Slow Down There Turbo!

If, like me, your introduction to the word “turbo” came from old school video games and you never learned otherwise then you still think that when actors hit the NOS buttons on the steering wheel of their cars in The Fast and The Furious (2001) that the buttons could alternately called “turbo” buttons.  Well, unfortunately for you and me and all of those lead astray by these video games and episodes of Knight Rider and the infamous KITT with his “Turbo Boost” feature, that understanding of turbos is incorrect.  Turbos are power boosters but they have nothing to do with the little red buttons on the steering wheel.

In this video you’re watching a Chrysler K-car which has been turbocharged. Just before the car takes off down the track you can hear a loud whine which starts low and goes to a high-pitched whine or almost whistle sound right at about 32 or 33 seconds.  That sound is the turbo charger spooling up.
 
Basics
 
Looking back at the previous article about engines needing air, fuel, compression and ignition, we can see that if we add more of these items we should get more power right?  Enter the turbocharger.  The turbocharger works by compressing air into the intake of the engine, increasing the amount of air (aka boost) and therefore the amount of fuel (remember the stoichiometric fuel ratios) and pre-compressing the air before the engine goes through the final compression for ignition.  Now with the turbocharger we have three of the important things for “the big bang” in greater quantity.
 
The turbo compresses the air with a spinning compressor wheel that is connected by a small shaft to an exhaust turbine in the exhaust stream after the engine as shown in the diagram.  Heat and exhaust velocity spin the turbine and compressor wheels to speeds well over 100,000 rpm
 
Turbo speed limit
 
The turbo speed I mentioned above is actually low compared to what many turbos are capable of.  The limit of turbo speed is determined by the strength of the material that is used for the compressor wheel and how resistant it is to flying apart and the diameter of the compressor wheel.  The velocity of the compressor wheel tips are a factor of rotational speed and the distance from the turbo shaft.  When over-speeding, the velocity of the tip of the compressor is so high that little pieces of material will actually separate from the wheel and fly into the outside wall, unbalancing the wheel.  When a compressor wheel becomes unbalanced at 230,000 rpm you can imagine the bad stuff that happens. 
 
Turbo speed is controlled by two main methods, one of the most common and widely used is a wastegate, which is essentially a hole in the exhaust manifold with a valve in it that will allow exhaust to bypass the turbine.  By bypassing the turbine the energy that was in that exhaust is not applied to the turbine to increase or maintain turbo speed.  A newer method for controlling turbo speed is with variable geometry turbos (VGT) and variable nozzle turbos (VNT).  The speed of air hitting the turbine vanes is a large factor in how efficiently the turbine collects energy from the exhaust and converts it to speed.  VGTs and VNTs work by lowering the exhaust velocity through the turbine and changing where the high-speed gas hits the turbine.  By doing this the efficiency of the turbine is reduced and less of the energy is converted into speed.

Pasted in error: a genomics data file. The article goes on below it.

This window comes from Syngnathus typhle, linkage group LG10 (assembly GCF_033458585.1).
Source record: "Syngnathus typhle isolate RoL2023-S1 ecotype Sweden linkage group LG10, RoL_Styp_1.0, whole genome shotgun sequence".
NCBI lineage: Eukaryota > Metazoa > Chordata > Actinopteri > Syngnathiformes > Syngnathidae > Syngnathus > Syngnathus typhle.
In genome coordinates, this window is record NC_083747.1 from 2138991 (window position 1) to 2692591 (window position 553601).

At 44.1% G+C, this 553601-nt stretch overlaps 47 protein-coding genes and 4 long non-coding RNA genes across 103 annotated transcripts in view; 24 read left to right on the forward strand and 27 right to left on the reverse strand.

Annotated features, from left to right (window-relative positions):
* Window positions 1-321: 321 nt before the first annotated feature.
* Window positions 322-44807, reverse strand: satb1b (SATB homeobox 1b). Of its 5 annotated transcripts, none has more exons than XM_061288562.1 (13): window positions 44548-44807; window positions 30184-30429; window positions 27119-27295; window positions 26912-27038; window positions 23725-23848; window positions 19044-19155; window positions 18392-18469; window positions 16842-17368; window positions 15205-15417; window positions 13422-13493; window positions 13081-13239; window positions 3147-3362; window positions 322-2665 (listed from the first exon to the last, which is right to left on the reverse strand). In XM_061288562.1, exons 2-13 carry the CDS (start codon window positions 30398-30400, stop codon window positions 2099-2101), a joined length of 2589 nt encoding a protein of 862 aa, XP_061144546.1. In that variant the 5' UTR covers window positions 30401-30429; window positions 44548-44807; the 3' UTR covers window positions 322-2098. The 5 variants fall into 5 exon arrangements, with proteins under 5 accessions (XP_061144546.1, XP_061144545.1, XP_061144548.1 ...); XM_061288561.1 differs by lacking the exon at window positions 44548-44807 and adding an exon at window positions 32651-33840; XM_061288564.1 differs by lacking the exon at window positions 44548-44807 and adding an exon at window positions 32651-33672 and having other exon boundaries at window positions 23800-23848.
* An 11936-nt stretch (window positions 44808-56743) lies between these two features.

Intercooling
 
When air or any type of material is compressed its temperature rises drastically.  After air is compressed by a turbo it can often be heated to temperatures over 350°F (180°C).  If you recall from my last blog about combustion I mentioned a type of ignition called auto-ignition; the increased temperature of air combined with the compression of the engine can cause this auto-ignition to happen way before the engine is ready for ignition to happen.  This is really bad.  Intercooling, or more correctly charge air cooling cools off the combustion air before it goes into the engine by passing the compressed air from the turbo through an air to air radiator in the front of the car.   Some production cars don’t cool off the air after turbo compression; these cars will usually have less benefit from the turbo than the intercooled counterparts.

Bigger is not Better

The next part about turbochargers that is important is that bigger is not always better.  In the case of the K-car the driver is using a very large turbo charger which takes a long time to spool up and be useful.  If the driver was not on a race track and didn’t have time to floor the engine and get the turbo spinning he’d never have any boost during normal driving because the large turbo has so much momentum to overcome before spinning fast enough to be useful.  Small turbos will give a car much better throttle response at low engine speeds and normal driving since there is very little momentum in smaller wheels and the speed can be increased quickly, but larger turbos will give an engine much better high engine speed power because of higher airflows through the engine.

There is also a delicate balance between the compressor size and the turbine wheel size.  If these aren’t balanced correctly then something called turbo surge can happen where the air actually stops going through the turbo and goes backwards out the compressor inlet.  It sounds like a great big bark or “chunt” noise when it happens.  The only time I’ve heard this in person is on a big-rig semi engine, so if you hear something wierd like that when a semi truck changes gears next to you on the highway you’ll know what is happening.  In the video below the wierd pulsing noise you hear at the end is the air surging and going backwards through the compressor.

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One Response to “Slow Down There Turbo!”

  1. suz kaemingk Says:

    i can feel your emotion ha ha

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